The historic events depicted in the political drama “LBJ” happened in Dallas and Washington, D.C. But most of this biopic about President Lyndon Baines Johnson, opening in theaters Friday, was filmed in New Orleans.
For authenticity’s sake, “LBJ” traveled to Dallas to recreate the Kennedy assassination at Dealey Plaza. The production also spent a week in the nation’s capital. Nonetheless, the film, starring Woody Harrelson as the 36th president of the United States, found the majority of its crew and production facilities in the Crescent City.
Acacia Entertainment, a joint venture of the Marksville-based Tunica-Biloxi Tribal Economic Development Corp., and producer Matthew George’s Savvy Media Holdings, produced “LBJ.”
The film concentrates on 1960 through late 1963. During that four-year span, then-U.S. Sen. Johnson loses his bid to be the Democratic nominee for president, becomes vice president when Sen. John F. Kennedy wins the 1960 presidential election, languishes in his inconsequential role as vice president and becomes president when Kennedy is killed in Dallas on Nov. 22, 1963.
“We built all of our sets — the Oval Office, the West Wing, the House Chamber in the U.S. Capitol — on soundstages in New Orleans,” George said last week. “And there were a few locations around the city that were great.”
Because George, director Rob Reiner and Harrelson enjoyed making the film in New Orleans so much in 2015, they returned in 2016 to shoot “Shock and Awe,” another political drama. George and Reiner are considering bringing another project to New Orleans in 2018.
“It’s got everything you want,” George said. “Fantastic crew base, great resources, great locations. Because the motion picture production tax credit program is stable now, there’s no reason not to return to Louisiana.”
“LBJ” is the second release from Acacia Entertainment. It follows the drama “Wind River,” starring Jeremy Renner and set on an Indian reservation, that’s been a hit with audiences and critics.
George brought the “Wind River” and “LBJ” project to his business partners in the Tunica-Biloxi tribe. Joey Hartstone’s “LBJ” script, like writer-director Taylor Sheridan’s screenplay for “Wind River,” impressed the producer.
“The ‘LBJ’ script has Johnson’s authentic voice,” he said. “And it’s not a boring cradle-to-the-grave biopic. It’s about the most traumatic moment in Johnson’s life. He was such a powerful politician before he was sucked into being vice president. We see him at his lowest point — and then everything changes in the blink of the eye.”
Hartstone and Reiner honed an already compelling script to an even higher level, George said.
“The beautiful touches Joey had, Rob and Joey only elevated them after they came together,” the producer said.
Reiner’s 26 films as director include “When Harry Met Sally,” “A Few Good Men,” “The American President” and “The Bucket List.” He drew an exceptional cast to “LBJ.” Jennifer Jason Leigh plays opposite Harrelson as Johnson’s first lady, Lady Bird Johnson.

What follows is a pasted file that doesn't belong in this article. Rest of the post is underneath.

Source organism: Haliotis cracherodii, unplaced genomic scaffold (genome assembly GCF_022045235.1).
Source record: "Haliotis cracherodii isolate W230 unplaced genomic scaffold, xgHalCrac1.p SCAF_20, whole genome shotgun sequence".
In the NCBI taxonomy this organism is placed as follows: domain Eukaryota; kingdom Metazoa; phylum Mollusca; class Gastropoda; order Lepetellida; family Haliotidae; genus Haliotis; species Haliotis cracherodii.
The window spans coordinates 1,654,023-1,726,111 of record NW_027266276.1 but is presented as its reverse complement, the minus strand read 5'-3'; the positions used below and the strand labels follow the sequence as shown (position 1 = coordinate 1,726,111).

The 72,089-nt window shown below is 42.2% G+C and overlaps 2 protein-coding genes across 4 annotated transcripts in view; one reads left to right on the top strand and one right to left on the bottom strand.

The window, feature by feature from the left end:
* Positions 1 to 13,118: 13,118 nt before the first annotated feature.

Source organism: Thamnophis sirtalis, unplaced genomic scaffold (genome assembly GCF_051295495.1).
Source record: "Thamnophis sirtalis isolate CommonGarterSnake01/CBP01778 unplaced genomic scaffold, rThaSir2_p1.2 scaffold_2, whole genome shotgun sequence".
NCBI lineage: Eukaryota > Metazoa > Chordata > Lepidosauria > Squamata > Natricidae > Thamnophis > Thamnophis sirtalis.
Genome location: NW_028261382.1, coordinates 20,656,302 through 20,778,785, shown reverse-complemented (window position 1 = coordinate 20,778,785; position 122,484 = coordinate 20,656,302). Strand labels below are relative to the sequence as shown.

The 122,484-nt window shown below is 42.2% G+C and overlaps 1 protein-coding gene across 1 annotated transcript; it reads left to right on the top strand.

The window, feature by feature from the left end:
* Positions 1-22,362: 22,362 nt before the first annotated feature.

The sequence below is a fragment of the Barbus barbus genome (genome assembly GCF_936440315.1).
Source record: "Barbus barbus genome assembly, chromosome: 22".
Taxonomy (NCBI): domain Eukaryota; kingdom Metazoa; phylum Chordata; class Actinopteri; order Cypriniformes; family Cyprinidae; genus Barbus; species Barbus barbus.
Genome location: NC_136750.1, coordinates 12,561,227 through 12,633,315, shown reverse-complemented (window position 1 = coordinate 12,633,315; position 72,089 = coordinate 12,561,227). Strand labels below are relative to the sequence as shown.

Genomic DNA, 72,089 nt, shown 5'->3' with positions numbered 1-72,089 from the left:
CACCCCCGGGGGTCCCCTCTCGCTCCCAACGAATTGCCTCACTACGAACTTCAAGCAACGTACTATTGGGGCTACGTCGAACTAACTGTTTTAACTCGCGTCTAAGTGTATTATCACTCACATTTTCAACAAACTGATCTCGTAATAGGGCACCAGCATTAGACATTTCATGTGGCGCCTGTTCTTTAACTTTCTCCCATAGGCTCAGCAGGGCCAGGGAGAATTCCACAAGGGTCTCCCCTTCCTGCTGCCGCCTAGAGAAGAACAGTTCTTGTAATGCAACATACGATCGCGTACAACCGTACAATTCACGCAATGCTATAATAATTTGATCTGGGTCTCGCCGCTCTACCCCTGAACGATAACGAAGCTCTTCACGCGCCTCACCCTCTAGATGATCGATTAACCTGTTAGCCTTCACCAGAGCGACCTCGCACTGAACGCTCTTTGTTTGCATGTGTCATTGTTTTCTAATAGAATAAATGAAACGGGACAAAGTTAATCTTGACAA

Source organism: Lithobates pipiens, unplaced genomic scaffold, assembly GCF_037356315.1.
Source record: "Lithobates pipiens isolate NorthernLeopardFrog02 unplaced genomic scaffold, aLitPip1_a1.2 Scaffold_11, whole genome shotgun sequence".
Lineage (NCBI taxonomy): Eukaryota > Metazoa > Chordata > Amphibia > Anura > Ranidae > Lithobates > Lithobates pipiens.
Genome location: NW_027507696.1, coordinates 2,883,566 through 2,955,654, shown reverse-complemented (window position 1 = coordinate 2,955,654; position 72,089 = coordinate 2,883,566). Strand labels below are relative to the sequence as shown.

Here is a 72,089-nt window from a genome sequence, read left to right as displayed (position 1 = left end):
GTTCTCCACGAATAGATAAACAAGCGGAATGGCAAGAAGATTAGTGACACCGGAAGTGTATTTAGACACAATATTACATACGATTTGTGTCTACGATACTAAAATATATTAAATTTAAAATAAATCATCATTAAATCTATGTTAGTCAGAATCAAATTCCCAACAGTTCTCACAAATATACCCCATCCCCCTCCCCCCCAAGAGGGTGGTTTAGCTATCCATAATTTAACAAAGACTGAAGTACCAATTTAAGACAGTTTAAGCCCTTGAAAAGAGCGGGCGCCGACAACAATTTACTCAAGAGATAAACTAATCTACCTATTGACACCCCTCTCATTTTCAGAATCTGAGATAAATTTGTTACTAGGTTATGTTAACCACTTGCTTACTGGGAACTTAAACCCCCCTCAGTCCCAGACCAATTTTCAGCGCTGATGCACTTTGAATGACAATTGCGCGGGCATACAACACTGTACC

In the film, Lady Bird encourages her husband, a brilliant politician who’d been routinely marginalized by Kennedy’s brother, Attorney General Robert F. Kennedy, to seize the moment and make the late JFK’s idealism reality.
“He was vulnerable,” Leigh said in a telephone interview. “That’s what you get from their scenes together.”
For her portrayal of Lady Bird, Leigh, like Harrelson, wore extensive prosthetic makeup about the face and head.
“I looked at a picture of Lady Bird and then looked at myself in the mirror,” she recalled. “I thought there’s no way. But then, within two hours, I was transformed. It’s really helpful, especially when you’re playing a historical character.”
Leigh, an actress who does extensive research for the fictional characters she plays, found a wealth of historical material about the nonfictional Lady Bird Johnson. Recordings of the president and first lady’s phone conversations were especially helpful.
“They are quite intimate,” she said. “They exist and anyone can listen to them.”
Despite being married to a man who spent his life in the glare of national politics, Mrs. Johnson was a shy woman, Leigh said. “She would have graduated at the top of her high school class, but she didn’t want to give the valedictorian speech. So, she let her grades drop just before graduation, and then she was third in her class. Whatever task she was given, she treated it seriously, responsibly.”
Texas Monthly magazine recently suggested Harrelson’s Johnson may be the best of several film and TV portrayals of LBJ in recent years.
“It feels like a performance from the inside out,” Leigh said. “Woody’s performance is so funny and passionate and vulnerable and headstrong. And it has all the contradictory things you associate with LBJ.”
Working with Harrelson and Reiner, Leigh added, was like being a member of a family. “The entire experience was genuinely warm,” she said. “There was also a playful air about it, which you wouldn’t think would be the case for such a serious subject.”